John Scagnelli is Partner and Chair of the Firm’s Enivronmental & Land Use Law Group. His environmental law practice covers the entire environmental law field, including environmental compliance, environmental litigation, environmental auditing, environmental permitting and environmental counseling.Full Biography

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Scarinci Hollenbeck Ready to Help Businesses Facing Environmental Justice Suits 

Scarinci Hollenbeck Ready to Help Businesses Facing Environmental Justice Suits 
Author: John M. Scagnelli

The New Jersey Department of Environmental Protection (NJDEP) recently announced seven new environmental enforcement actions. The suits, which are part of the Murphy Administration’s ongoing environmental justice initiative, have the potential to result in significant liability for the entities involved.

Scarinci Hollenbeck’s Environmental Law Group, which is one of New Jersey’s most experienced and respected, is well-positioned to help defend environmental justice lawsuits and help impacted entities reach a successful resolution. Our environmental attorneys are skilled in both environmental litigation and remediation strategies and have a proven track record of working together to help our clients minimize or avoid costly liability for contamination.

Risk of Environmental Justice Lawsuits Growing

Over the past several years, the Murphy Administration has taken numerous steps to elevate the importance of environmental justice. As we have discussed in prior articles, its actions to address pollution and environmental hazards in minority and lower-income communities include launching an environmental justice initiative, creating an Environmental Justice Advisory Council, spearheading the enactment of New Jersey’s Environmental Justice Law, and bringing enforcement actions targeting polluters in minority and lower-income communities.

According to the NJDEP, its most recent enforcement actions are intended to “send a message to polluters,” particularly those with property located in overburdened communities. “In New Jersey, we are confronting the historic injustices that have burdened low-income and minority communities with a disproportionate amount of pollution,” DEP Commissioner Shawn LaTourette said in a press statement. “Our commitment to furthering the promise of environmental justice sometimes demands that we take legal action to correct the legacy of pollution that underserved communities have endured.”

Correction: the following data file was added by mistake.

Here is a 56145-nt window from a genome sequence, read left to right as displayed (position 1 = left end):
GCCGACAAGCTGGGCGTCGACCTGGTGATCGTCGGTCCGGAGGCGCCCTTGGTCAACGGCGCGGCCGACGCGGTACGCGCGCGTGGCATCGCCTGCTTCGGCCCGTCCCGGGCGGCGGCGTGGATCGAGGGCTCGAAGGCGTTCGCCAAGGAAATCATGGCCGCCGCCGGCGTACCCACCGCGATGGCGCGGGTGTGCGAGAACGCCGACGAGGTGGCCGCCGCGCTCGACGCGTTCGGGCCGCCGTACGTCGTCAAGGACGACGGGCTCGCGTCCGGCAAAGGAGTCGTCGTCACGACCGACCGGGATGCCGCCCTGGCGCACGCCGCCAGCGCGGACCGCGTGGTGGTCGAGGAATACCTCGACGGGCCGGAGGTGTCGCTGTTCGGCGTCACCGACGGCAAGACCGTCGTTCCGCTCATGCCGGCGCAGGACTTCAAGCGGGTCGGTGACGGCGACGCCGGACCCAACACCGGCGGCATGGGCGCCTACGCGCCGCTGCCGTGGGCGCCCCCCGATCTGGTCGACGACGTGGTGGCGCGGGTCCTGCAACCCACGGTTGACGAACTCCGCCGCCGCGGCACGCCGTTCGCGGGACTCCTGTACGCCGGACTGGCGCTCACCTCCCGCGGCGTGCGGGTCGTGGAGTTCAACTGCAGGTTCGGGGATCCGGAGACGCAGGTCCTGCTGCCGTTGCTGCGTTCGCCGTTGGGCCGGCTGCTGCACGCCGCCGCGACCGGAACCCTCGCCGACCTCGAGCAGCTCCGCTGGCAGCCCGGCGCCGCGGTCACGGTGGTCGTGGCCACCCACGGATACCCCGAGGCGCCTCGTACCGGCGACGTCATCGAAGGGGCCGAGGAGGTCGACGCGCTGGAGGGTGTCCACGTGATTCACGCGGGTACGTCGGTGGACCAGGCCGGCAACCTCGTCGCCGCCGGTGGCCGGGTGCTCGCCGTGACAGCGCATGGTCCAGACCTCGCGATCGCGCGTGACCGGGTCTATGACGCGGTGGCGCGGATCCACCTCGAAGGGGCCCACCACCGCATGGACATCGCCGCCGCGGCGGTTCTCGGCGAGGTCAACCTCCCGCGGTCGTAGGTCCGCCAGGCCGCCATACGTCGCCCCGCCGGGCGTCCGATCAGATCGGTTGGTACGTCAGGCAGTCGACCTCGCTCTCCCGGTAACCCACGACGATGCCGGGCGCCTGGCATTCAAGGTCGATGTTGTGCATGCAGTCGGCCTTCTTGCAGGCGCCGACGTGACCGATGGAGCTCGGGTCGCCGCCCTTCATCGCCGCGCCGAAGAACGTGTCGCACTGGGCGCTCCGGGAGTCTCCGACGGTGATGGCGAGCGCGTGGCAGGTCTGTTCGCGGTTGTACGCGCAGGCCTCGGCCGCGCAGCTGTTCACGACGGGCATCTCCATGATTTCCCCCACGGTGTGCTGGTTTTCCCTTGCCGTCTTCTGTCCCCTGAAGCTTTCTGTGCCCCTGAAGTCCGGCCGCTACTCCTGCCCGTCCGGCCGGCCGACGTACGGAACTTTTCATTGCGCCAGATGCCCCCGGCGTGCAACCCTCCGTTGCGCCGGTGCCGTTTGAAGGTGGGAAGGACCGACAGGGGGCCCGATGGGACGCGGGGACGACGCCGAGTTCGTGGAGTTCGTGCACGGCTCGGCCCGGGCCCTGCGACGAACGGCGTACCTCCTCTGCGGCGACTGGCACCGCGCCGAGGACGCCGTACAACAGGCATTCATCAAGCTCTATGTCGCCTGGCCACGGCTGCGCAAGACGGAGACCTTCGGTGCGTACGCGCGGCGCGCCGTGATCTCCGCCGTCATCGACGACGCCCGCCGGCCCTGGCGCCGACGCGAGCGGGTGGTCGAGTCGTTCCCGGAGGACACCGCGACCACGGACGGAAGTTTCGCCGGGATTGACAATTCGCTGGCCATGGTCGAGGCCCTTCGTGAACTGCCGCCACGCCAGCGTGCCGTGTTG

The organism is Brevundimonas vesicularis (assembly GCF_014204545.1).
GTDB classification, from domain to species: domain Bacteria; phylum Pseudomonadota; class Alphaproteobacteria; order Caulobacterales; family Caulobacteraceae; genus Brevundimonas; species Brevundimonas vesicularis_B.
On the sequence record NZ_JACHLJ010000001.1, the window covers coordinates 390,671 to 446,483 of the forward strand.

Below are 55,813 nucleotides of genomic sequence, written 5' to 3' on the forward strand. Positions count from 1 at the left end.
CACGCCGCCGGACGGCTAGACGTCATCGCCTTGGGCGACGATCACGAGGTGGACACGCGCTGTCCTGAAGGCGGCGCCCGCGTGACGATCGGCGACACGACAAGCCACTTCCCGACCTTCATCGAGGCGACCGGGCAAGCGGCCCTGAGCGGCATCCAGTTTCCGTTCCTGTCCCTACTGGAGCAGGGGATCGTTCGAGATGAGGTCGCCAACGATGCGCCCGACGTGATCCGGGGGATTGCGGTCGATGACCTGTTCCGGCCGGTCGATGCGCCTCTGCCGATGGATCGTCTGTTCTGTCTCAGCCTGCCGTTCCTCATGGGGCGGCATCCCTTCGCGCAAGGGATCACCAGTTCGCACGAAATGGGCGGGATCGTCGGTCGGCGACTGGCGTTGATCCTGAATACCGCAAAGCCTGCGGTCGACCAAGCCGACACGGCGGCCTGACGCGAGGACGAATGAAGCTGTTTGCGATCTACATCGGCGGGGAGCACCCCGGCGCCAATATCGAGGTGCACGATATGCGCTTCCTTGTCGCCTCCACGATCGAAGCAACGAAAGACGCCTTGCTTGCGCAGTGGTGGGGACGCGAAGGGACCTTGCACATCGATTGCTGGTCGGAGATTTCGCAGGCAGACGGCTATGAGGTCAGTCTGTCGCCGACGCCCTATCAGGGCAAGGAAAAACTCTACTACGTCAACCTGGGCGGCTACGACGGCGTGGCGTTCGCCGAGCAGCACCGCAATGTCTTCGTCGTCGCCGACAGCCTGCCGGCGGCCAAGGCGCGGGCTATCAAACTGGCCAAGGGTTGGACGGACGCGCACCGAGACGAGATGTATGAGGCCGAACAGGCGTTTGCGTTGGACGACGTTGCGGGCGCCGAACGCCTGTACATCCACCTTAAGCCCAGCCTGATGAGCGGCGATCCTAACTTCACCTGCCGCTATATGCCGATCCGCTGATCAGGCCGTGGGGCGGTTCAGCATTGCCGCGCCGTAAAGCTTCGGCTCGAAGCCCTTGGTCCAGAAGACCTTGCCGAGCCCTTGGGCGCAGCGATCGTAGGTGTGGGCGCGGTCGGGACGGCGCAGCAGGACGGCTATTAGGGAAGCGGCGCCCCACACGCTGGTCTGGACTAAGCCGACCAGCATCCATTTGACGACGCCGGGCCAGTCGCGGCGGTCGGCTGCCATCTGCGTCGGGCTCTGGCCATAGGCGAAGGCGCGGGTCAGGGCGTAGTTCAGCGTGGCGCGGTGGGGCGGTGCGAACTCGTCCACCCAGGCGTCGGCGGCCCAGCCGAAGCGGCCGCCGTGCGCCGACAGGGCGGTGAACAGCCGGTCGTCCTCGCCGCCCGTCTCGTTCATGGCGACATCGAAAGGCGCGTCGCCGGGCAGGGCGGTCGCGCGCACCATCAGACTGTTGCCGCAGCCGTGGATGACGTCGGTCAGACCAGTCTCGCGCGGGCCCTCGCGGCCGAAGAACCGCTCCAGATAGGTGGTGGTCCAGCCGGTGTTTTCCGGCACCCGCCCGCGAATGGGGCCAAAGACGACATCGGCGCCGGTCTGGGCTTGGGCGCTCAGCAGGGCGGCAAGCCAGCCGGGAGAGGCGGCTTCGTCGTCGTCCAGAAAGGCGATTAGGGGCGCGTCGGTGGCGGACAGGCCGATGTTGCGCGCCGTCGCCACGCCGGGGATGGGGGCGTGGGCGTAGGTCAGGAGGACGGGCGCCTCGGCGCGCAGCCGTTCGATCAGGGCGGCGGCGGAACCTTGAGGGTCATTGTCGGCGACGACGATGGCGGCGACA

The suits allege violations of New Jersey's Spill Compensation and Control Act, Brownfield and Contaminated Site Remediation Act, Industrial Site Recovery Act, Water Pollution Control Act, Solid Waste Management Act, and Industrial Site Remediation Reform Act and involve several different types of alleged contamination, such as former filling station operations that discharged gasoline, diesel fuel, and waste oil into the ground and dumping tainted fill at a former coal ash disposal site. The remedies sought in the suits include clean-up of the contaminated properties, payment of civil penalties, compliance with administrative orders previously issued by the NJDEP, and reimbursement to the State for the cost of site investigation, remediation, monitoring, and other related work.

How We Can Help

The recent enforcement actions confirm that addressing contamination in minority and lower-income communities remains a top priority for the Murphy Administration. According to the NJDEP, including the lawsuits filed today, the New Jersey Attorney General’s Office and NJDEP have filed a total of 52 environmental justice cases since 2018. To date, the lawsuits have yielded nearly $20 million in judgments.

For entities currently facing enforcement actions, it is imperative to take swift legal action. If you have not done so already, the first step is to contact an experienced environmental law attorney.

All other property owners and others that may be responsible for pollution and other environmental hazards in such communities should also be prepared for increased scrutiny. Given that the costs of remediation and related enforcement penalties, businesses should also be proactive in seeking legal counsel.